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How do very open economies adjust to large immigration flows? Recent evidence from Spanish regions

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Abstract

In recent years, Spain has received unprecedented immigration flows. Between 2001 and 2006 the fraction of the population born abroad more than doubled, increasing from 4.8% to 10.8%. For Spanish provinces with above-median inflows (relative to population), immigration increased by 24% the number of high school dropouts while only increasing college graduates by 11%. We study different channels by which regional labor markets have absorbed the large increase in relative supply of low educated workers. We identify the exogenous supply shock using historical immigrant settlement patterns by country of origin. Using data from the Labor Force Survey and the decennial Census, we find a large expansion of employment in high immigration regions. Disaggregating by industry, the absorption operated through large increases in the share of low-educated workers, compared to the same industry in low-immigration regions. We do not find changes in sectoral specialization. Overall, and perhaps surprisingly, the pattern of absorption is very similar to the one found in the US.

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Paper provided by Department of Economics and Business, Universitat Pompeu Fabra in its series Economics Working Papers with number 1059.

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Date of creation: Nov 2007
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Handle: RePEc:upf:upfgen:1059

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Keywords: Immigration; Open Economies; Rybcszynski; Instrumental Variables;

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  1. Borjas, George J & Freeman, Richard B & Katz, Lawrence, 1996. "Searching for the Effect of Immigration on the Labor Market," American Economic Review, American Economic Association, vol. 86(2), pages 246-51, May.
  2. Neil Gandal & Gordon H. Hanson & Matthew J. Slaughter, 2000. "Technology, Trade, and Adjustment to Immigration in Israel," NBER Working Papers 7962, National Bureau of Economic Research, Inc.
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  8. Hanson, Gordon H. & Slaughter, Matthew J., 2002. "Labor-market adjustment in open economies: Evidence from US states," Journal of International Economics, Elsevier, vol. 57(1), pages 3-29, June.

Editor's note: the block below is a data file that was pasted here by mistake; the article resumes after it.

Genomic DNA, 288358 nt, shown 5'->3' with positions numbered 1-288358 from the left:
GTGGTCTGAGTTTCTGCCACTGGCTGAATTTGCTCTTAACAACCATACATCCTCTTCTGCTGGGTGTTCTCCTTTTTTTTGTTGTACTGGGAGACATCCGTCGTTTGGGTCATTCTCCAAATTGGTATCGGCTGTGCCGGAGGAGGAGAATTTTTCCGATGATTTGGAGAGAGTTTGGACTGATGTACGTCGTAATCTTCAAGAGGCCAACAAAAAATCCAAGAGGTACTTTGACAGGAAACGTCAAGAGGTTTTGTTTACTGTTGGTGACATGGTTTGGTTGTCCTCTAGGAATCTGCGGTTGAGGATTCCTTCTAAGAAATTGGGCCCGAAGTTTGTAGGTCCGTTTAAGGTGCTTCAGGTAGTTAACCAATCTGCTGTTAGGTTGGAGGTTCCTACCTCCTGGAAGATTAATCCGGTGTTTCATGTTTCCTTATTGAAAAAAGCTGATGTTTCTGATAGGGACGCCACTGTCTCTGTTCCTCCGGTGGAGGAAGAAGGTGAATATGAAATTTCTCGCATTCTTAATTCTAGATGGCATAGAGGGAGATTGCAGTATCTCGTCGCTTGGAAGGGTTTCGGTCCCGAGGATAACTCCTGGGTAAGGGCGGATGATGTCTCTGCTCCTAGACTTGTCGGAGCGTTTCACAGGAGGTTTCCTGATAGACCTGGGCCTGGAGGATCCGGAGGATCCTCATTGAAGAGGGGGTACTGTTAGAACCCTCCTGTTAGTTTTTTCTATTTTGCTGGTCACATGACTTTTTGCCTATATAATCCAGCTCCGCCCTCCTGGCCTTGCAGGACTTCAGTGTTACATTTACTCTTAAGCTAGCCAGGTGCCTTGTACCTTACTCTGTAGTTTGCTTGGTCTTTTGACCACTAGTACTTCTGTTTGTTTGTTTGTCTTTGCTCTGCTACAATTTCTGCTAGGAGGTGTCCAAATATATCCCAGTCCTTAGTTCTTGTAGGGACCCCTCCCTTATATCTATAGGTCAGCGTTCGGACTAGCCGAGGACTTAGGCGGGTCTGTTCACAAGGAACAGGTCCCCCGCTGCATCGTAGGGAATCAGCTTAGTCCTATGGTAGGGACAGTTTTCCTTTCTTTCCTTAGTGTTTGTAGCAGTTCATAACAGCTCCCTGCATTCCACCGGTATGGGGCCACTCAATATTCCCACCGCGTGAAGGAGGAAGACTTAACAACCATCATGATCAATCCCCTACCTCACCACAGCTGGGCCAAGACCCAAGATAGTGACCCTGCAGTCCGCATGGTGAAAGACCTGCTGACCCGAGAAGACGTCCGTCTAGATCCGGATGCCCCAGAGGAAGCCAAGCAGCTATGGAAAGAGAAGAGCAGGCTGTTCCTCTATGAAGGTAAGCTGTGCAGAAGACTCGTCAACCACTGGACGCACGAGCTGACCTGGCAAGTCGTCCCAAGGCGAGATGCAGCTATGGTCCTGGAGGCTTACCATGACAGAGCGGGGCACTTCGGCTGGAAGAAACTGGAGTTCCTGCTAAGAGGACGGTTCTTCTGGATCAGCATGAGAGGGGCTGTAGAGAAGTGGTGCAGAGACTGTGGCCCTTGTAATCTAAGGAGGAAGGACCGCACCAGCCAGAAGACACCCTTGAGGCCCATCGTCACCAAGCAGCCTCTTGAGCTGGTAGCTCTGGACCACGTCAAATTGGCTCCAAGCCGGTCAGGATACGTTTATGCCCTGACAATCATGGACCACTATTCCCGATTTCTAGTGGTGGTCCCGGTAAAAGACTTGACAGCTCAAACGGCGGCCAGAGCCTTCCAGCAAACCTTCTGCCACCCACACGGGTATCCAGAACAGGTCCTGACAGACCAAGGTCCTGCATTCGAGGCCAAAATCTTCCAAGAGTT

9. Ethan Lewis, 2003. "Local, open economies within the U.S.: how do industries respond to immigration?," Working Papers 04-1, Federal Reserve Bank of Philadelphia.
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Cited by:
  1. Jordi Jofre-Monseny (Universitat de Barcelona & Institut dEconomia de Barcelona (IEB)) & Pilar Sorribas-Navarro (Universitat de Barcelona & Institut dEconomia de Barcelona (IEB)) & Javier Vazquez-Gren, 2011. "Welfare spending and ethnic heterogeneity: Evidence from a massive immigration wave," Working Papers in Economics 269, Universitat de Barcelona. Espai de Recerca en Economia.
  2. Javier Vázquez-Grenno, 2012. "Job search methods in times of crisis: native and immigrant strategies in Spain," Working Papers 2012/19, Institut d'Economia de Barcelona (IEB).
  3. Giulia Bettin & Alessia Lo Turco & Daniela Maggioni, 2012. "A Firm-Level Perspective on Migration," Development Working Papers 328, Centro Studi Luca d\'Agliano, University of Milano, revised 27 Mar 2012.
  4. Gonzalez, Libertad & Ortega, Francesc, 2009. "Immigration and Housing Booms: Evidence from Spain," IZA Discussion Papers 4333, Institute for the Study of Labor (IZA).
  5. Christian Dustmann & Albrecht Glitz & Tommaso Frattini, 2008. "The labour market impact of immigration," Oxford Review of Economic Policy, Oxford University Press, vol. 24(3), pages 478-495, Autumn.
  6. M. Angeles Carnero Fernández & Lídia Farré Olalla & Mariano Bosch, 2011. "Rental housing discrimination and the persistence of ethnic enclaves," Working Papers. Serie AD 2011-10, Instituto Valenciano de Investigaciones Económicas, S.A. (Ivie).

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